Ensuring pace of change is fair for all on road to Net Zero


The Scottish Energy Networks Strategic Leadership Group has set out a new series of principles designed to ensure Scotland’s communities are at the heart of the drive to achieve Net Zero emissions by 2045 - five years earlier than the rest of the UK.

The group, chaired by Paul Wheelhouse, Minister for Energy, Connectivity and the Islands, brings together Scotland’s energy providers, regulatory body and independent consumer representation. Its eight agreed principles are:

  • supporting the pace and nature of Scotland’s ambitions and targets
  • justifying network investment
  • providing evidence of network change
  • aligning policy with planning, development and operation of the network
  • keeping current and future consumers at the heart of decision making
  • fostering sustainable economic growth
  • helping achieve local, community ambition and development
  • and considering the role network investment can take in delivering a Just Transition.

The new principles for the development of Scotland’s gas and electricity networks aim to benefit every community, urban and rural, in a fair transition to a zero carbon economy, an essential step in combating global climate change.

Scotland’s Energy Minister Paul Wheelhouse said: “I am delighted that our Energy Networks Strategic Leadership Group has published principles for the development of Scotland’s energy networks. I have been pleased to see the positive and cooperative approach taken by all the SLG members, including Scotland’s gas and electricity network companies, and Ofgem, in identifying how we work together to deliver a Just Transition to net-zero across Scotland. This shows Scotland continuing to lead the way in decarbonising our energy system.”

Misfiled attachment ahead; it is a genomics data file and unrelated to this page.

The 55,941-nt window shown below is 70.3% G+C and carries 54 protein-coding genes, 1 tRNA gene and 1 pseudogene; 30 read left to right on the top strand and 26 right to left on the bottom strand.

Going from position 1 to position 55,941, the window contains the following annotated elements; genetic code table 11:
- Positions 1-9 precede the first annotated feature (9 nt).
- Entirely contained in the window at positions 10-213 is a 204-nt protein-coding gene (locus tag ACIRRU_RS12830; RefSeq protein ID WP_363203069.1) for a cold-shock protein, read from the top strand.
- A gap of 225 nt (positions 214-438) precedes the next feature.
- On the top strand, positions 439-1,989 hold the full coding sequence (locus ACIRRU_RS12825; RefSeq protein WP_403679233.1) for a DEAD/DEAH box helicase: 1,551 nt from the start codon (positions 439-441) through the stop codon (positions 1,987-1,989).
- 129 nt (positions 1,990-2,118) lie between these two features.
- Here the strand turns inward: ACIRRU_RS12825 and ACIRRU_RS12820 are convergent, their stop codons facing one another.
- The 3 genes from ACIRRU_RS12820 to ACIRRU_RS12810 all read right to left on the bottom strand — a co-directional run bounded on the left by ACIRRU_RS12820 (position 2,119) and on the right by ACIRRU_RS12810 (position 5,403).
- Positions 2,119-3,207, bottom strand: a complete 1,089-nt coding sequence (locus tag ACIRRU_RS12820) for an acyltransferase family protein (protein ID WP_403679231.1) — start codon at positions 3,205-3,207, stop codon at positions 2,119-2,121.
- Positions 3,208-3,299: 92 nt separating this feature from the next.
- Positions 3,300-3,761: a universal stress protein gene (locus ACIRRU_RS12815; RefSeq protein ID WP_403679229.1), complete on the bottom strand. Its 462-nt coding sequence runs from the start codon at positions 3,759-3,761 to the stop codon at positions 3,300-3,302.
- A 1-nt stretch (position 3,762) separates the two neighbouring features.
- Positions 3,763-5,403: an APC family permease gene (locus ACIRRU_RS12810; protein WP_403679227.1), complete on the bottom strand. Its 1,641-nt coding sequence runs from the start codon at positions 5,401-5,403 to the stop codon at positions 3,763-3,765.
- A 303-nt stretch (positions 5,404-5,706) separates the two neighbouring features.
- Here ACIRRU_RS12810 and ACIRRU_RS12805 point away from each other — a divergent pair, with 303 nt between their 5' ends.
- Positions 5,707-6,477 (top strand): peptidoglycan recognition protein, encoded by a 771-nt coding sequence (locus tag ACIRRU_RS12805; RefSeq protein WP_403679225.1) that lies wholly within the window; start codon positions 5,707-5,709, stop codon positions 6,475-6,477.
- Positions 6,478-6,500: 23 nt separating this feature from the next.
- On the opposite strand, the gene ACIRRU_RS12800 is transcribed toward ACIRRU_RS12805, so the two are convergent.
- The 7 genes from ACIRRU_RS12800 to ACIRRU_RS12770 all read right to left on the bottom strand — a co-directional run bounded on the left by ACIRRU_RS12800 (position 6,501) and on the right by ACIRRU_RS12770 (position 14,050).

Supporting the new principles, Scott Mathieson, Director of Network Planning and Regulation at SP Energy Networks said: “The energy network in Scotland has been in place for more than sixty years. It was built to fit the country’s energy needs when a traditional one-way flow took energy from where it was generated to where it was needed. Now, the way energy is generated, distributed and used is changing as more wind and solar power come onto the system and we need to be able to power this change and do so at pace.

“Every corner of the country is set to see huge changes as part of this energy revolution. On domestic transport and heating alone, we estimate the UK is going to need about 20 million EV charging points and over 22 million heat pumps. Working together to achieve net zero through a reliable and sustainable energy network will bring investment, jobs and training for decades to come, helping to deliver a green recovery.”

Tackling climate change is both a challenge and an opportunity for Scotland. In the year when Glasgow is set to host the 26th UN Climate Change Conference of the Parties (COP26) bringing together heads of state, climate experts and negotiators to collaborate and agree coordinated action to tackle climate change, the Scottish Energy Networks Strategic Leadership Group aims to show what can be achieved when government, industry and regulators come together.


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